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It has been called “death by 1,000 passes.” Sunday in Moscow, the expression applied more literally than ever – just not how Spain originally intended.
The Spaniards crashed out of the 2018 World Cup in the Round of 16 in stunning fashion, at the hands of Russia on penalties. It labored through 120 minutes that ended 1-1, then lost the shootout.
It had smashed a World Cup passing record in those 120 minutes, completing 1,029 of its 1,137. Russia had just 202. But Spain was utterly impotent. It was completely bereft of ambition. It passed its own World Cup campaign to death, and perished in one of the biggest upsets in knockout round history.
The 1,000 passes were deathly boring, too. They proved once and for all that possession stats are anything but indicators of attacking soccer. Spain played as cautiously as any team at the World Cup. And it paid the price.
Andres Iniesta and Fyodor Smolov canceled each other out in the opening round of the shootout. Gerard Pique smashed Spain’s second in off the post, but 38-year-old Sergei Ignashevich wrong-footed David De Gea to equalize. And then Igor Akinfeev denied Koke to give Russia the advantage.
De Gea had two chances to match Akinfeev. But he couldn’t get enough of a hand to Smolov’s opening penalty, and let Aleksandr Golovin’s slide underneath him. Akinfeev, Russia’s captain, then sent Spanish players crumbling to the turf in despair with an incredible kick-save on Iago Aspas.
Russia is moving on to face either Croatia or Denmark. The right side of the bracket looks wide open. Spain is going home. And it only has itself to blame.
Spain’s early dominance pays off
There was a thought that Spain, aside from its opener against Morocco, had been scoring some very un-Spanish goals at the 2018 World Cup. But the opportunities to score scrappy or lucky goals are some of the many beneficial offshoots of all the possession and probing.
Spain’s attacking-half control yielded a free kick near the right corner 10 minutes in. Sergio Ramos’ clever back-post movement had Ignashevich scrambling. And if the Russian defender hadn’t had the ball carom off his calf and into the net, he probably would have been whistled for a penalty.
The goal, one might have thought, should have opened up the game. Russia had to come out of its uber-defensive shell. Spain would have more space going forward. But the reality was just the opposite.
Spain’s unambitious control
Russia’s approach didn’t change one bit after the early Spanish goal. Spain’s did, though. It was very content to keep the ball, whether of not it was putting pressure on that bunkered Russian defense.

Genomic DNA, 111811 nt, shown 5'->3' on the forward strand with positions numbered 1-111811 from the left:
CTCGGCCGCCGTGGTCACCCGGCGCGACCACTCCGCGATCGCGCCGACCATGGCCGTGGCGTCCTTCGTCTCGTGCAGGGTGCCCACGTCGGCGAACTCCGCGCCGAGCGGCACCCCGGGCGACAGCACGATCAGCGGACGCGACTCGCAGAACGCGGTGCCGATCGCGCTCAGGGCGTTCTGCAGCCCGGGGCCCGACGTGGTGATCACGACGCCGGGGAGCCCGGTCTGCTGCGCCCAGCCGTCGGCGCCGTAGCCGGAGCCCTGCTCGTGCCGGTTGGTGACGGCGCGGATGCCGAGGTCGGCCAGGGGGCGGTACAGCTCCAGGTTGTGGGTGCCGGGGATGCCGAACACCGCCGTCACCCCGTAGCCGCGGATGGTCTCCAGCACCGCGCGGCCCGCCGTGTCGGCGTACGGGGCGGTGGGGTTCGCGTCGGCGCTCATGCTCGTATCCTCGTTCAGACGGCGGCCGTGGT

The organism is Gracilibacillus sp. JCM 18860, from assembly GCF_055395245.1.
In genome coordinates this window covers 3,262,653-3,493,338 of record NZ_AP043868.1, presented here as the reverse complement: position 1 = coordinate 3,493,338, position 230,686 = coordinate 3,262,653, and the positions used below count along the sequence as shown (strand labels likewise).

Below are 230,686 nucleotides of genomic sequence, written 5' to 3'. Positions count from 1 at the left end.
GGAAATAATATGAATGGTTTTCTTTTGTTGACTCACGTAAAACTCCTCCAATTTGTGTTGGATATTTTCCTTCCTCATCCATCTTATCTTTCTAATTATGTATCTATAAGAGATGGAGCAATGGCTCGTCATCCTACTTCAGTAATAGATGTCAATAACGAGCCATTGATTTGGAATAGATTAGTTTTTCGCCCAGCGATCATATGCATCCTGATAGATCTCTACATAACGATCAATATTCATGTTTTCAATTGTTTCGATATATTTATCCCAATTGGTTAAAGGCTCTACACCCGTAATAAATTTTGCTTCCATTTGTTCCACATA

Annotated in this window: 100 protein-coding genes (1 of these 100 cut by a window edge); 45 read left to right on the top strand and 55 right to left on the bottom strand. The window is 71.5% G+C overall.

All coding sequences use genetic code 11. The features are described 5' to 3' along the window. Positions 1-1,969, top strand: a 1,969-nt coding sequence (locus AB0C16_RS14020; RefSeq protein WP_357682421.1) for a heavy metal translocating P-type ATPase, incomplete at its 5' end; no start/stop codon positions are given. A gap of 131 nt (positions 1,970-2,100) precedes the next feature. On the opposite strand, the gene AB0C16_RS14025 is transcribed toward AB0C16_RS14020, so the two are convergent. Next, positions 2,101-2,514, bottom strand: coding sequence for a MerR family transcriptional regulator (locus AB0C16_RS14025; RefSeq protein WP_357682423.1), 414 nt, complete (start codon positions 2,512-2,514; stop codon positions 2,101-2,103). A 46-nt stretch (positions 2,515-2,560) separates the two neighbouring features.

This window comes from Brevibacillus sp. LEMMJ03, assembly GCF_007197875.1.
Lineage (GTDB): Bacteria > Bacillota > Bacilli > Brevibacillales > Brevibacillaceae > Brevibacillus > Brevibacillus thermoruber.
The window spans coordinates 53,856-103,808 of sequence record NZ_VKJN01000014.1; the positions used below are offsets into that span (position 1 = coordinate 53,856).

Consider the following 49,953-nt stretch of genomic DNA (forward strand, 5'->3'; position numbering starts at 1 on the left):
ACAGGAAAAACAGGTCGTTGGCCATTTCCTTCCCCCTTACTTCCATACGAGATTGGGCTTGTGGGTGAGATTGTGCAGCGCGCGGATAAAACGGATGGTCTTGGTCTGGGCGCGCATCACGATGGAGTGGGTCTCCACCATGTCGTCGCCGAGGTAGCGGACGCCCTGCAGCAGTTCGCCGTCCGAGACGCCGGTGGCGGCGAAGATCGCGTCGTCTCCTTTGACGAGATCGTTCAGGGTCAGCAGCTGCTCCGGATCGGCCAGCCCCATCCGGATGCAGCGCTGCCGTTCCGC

The result was an extremely dull half-hour, which is just how Spain likes it. La Roja mostly suppressed Russian counters. They strung together 30- and 40-plus passes without Russia completing a single one. The final first-half tallies had Spain with over 400 passes and Russia with just over 100.
But there’s a balance to find between control and a keep-away game, and Spain couldn’t strike it. It was far too conservative with a mere one-goal lead. Even when Russia’s forwards and midfielders did take chances, and when Spain did play through the press, it rarely went to goal.
In 83 minutes, Spain had 711 passes to Russia’s 162. It had already broken 2010 Argentina’s single-game record of 703.
But it hadn’t had a single shot through 45 minutes. It struggled to penetrate. It rarely infiltrated the penalty box or the dangerous areas just outside it:
All it took was one fluke to punish the lack of ambition. One mistake. And Pique complied with Russian hope late in the first half.
Russia equalizes, Spain stays stagnant
The hosts escaped their defensive half opportunistically, and won a 40th-minute corner. From it, Artem Dzyuba eluded Pique, rose to win the header, and smacked that header right into a flailing Pique arm. It was a clear-cut penalty. And Dzyuba buried it.
The equalizer took us back to square one. Russia receded in the second half. Spain seemed content to play in front of Russia’s midfield line, rather than between the lines. When it did find a splitting pass, it rarely looked for the final one, instead staying cautious.
Its three changes – Andres Iniesta for David Silva, Dani Carvajal for Nacho, and Iago Aspas for Diego Costa – didn’t change the shape or balance of the game. The second half was much like the first, absent the own goal and the pen. It petered out into extra time.
Spain was more dangerous with Aspas, and eventually fourth sub Rodrigo, on the field. And it had a convincing penalty shout with five minutes remaining. Pique and Ramos were both hauled down by Russia defenders on a set piece. The referee’s whistle, though, was non-existent, and the VAR did not advise him to take a second look.
After another half-chance or two, penalties beckoned. And Spain flamed out.
Russia’s upset paves way for surprise finalist
Spain was the presumed favorite on the right side of the knockout round bracket. But it was always vulnerable – to a bad game, to a fluke, to all kinds of things. And those possibilities explained why it was advantageous for Switzerland and England to finish second in their groups rather than first.
With Spain out, a shocking reality now has seven nations salivating. One of Croatia, England, Colombia, Russia, Denmark, Sweden and Switzerland will be in the World Cup final.
All of those teams will still be obstacles for one another. Winning three straight games isn’t easy. But there’s a big difference between, say, a France-Uruguay-Brazil route and a Denmark-Russia-England path to the final.
The right side is now alarmingly open. If England falls, a potential first-time winner will eventually be one win away on July 15. In a World Cup of surprises, the ultimate surprise seems increasingly likely.
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